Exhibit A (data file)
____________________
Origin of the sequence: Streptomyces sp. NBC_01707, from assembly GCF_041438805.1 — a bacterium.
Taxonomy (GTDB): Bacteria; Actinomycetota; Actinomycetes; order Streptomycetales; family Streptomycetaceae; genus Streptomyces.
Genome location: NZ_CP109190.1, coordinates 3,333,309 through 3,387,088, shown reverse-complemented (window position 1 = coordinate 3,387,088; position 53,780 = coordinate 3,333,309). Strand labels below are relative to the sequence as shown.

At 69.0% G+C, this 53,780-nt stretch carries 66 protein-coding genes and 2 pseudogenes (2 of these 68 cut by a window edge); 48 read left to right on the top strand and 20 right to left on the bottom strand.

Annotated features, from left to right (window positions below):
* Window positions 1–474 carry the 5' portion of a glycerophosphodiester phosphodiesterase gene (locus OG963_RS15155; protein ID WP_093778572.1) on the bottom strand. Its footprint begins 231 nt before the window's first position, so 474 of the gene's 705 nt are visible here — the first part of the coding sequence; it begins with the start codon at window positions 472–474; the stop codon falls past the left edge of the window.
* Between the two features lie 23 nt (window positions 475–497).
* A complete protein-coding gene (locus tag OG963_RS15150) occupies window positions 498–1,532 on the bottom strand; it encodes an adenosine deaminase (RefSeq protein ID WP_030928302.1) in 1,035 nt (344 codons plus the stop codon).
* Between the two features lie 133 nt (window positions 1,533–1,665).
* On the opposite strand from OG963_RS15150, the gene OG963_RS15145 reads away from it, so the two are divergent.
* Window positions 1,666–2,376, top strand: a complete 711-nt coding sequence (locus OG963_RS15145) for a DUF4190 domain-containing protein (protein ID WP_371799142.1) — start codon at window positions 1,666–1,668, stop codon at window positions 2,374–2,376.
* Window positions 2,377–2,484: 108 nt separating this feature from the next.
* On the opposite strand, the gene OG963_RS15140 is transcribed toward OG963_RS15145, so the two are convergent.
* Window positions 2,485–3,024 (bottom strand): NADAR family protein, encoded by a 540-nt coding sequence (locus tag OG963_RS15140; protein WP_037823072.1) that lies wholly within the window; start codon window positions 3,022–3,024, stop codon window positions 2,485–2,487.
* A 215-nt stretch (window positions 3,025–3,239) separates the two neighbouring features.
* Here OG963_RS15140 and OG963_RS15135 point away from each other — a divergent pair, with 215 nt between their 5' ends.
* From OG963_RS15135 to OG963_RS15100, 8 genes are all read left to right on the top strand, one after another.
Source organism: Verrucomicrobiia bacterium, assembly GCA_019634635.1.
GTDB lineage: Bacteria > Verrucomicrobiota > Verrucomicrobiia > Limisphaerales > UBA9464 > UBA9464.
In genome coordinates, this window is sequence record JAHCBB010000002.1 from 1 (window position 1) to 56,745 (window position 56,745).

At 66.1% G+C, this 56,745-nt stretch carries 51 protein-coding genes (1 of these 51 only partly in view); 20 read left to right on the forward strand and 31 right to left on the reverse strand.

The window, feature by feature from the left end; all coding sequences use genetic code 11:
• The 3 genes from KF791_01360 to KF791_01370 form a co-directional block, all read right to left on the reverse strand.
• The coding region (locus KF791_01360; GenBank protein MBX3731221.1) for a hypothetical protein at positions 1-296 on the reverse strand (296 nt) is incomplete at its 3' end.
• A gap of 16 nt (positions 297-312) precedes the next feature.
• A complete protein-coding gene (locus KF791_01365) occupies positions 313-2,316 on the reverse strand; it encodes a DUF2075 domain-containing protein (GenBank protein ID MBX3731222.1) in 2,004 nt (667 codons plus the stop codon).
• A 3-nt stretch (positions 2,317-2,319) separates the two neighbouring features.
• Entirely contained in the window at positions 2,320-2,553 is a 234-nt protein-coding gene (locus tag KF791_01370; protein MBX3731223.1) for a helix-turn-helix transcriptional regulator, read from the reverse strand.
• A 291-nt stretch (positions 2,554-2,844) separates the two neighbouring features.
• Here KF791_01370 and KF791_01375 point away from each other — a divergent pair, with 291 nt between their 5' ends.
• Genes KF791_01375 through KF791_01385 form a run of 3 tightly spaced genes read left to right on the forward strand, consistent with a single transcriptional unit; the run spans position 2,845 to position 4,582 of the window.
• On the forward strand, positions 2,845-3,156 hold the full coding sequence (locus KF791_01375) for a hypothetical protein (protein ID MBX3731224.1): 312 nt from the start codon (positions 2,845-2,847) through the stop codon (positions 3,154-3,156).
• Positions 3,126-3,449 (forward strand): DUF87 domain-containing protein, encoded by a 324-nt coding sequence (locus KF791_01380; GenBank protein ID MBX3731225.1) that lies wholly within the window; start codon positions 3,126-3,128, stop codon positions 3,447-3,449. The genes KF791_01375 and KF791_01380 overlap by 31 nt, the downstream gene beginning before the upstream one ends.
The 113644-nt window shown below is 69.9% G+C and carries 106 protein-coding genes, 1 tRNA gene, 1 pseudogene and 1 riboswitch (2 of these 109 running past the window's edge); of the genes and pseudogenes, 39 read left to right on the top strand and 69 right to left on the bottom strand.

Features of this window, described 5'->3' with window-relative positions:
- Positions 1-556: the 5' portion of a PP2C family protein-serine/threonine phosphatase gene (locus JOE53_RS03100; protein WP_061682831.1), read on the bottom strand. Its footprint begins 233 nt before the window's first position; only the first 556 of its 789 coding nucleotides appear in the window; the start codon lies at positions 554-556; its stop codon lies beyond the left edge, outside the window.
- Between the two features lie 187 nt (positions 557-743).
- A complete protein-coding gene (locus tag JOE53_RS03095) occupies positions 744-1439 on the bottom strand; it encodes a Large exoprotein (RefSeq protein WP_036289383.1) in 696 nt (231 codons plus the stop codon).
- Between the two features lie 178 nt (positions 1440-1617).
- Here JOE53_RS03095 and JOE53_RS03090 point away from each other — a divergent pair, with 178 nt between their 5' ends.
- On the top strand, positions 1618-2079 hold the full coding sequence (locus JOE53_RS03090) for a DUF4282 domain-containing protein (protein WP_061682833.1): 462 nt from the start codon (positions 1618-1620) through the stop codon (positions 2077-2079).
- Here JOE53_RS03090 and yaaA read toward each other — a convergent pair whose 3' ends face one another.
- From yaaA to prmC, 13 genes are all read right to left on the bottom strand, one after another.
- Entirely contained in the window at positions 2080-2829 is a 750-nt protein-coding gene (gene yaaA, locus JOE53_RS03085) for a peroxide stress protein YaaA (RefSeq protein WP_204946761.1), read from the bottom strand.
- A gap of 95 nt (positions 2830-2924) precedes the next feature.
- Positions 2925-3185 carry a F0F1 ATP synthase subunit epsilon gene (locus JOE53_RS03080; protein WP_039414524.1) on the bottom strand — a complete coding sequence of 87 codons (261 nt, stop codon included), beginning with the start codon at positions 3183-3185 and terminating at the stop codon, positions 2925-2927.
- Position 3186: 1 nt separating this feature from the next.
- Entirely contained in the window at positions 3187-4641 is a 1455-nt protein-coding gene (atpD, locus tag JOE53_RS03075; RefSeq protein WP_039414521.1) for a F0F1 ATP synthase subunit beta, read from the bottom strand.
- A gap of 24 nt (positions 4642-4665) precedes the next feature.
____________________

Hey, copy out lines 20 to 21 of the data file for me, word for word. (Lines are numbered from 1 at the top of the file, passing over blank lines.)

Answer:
In genome coordinates, this window is sequence record JAHCBB010000002.1 from 1 (window position 1) to 56,745 (window position 56,745).

At 66.1% G+C, this 56,745-nt stretch carries 51 protein-coding genes (1 of these 51 only partly in view); 20 read left to right on the forward strand and 31 right to left on the reverse strand.